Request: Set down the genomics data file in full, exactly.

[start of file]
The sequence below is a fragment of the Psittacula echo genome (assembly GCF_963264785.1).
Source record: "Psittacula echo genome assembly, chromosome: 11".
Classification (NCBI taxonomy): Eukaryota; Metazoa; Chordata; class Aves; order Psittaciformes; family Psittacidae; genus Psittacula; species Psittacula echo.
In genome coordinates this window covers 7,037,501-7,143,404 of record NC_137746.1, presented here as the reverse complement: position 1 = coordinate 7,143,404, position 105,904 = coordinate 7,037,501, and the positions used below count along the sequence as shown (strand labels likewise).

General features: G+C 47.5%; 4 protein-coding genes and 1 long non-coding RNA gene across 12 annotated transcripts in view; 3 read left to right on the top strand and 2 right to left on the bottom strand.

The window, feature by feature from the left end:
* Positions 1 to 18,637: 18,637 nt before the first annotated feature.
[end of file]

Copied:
The sequence below is a fragment of the Psittacula echo genome (assembly GCF_963264785.1).
Source record: "Psittacula echo genome assembly, chromosome: 11".
Classification (NCBI taxonomy): Eukaryota; Metazoa; Chordata; class Aves; order Psittaciformes; family Psittacidae; genus Psittacula; species Psittacula echo.
In genome coordinates this window covers 7,037,501-7,143,404 of record NC_137746.1, presented here as the reverse complement: position 1 = coordinate 7,143,404, position 105,904 = coordinate 7,037,501, and the positions used below count along the sequence as shown (strand labels likewise).

General features: G+C 47.5%; 4 protein-coding genes and 1 long non-coding RNA gene across 12 annotated transcripts in view; 3 read left to right on the top strand and 2 right to left on the bottom strand.

The window, feature by feature from the left end:
* Positions 1 to 18,637: 18,637 nt before the first annotated feature.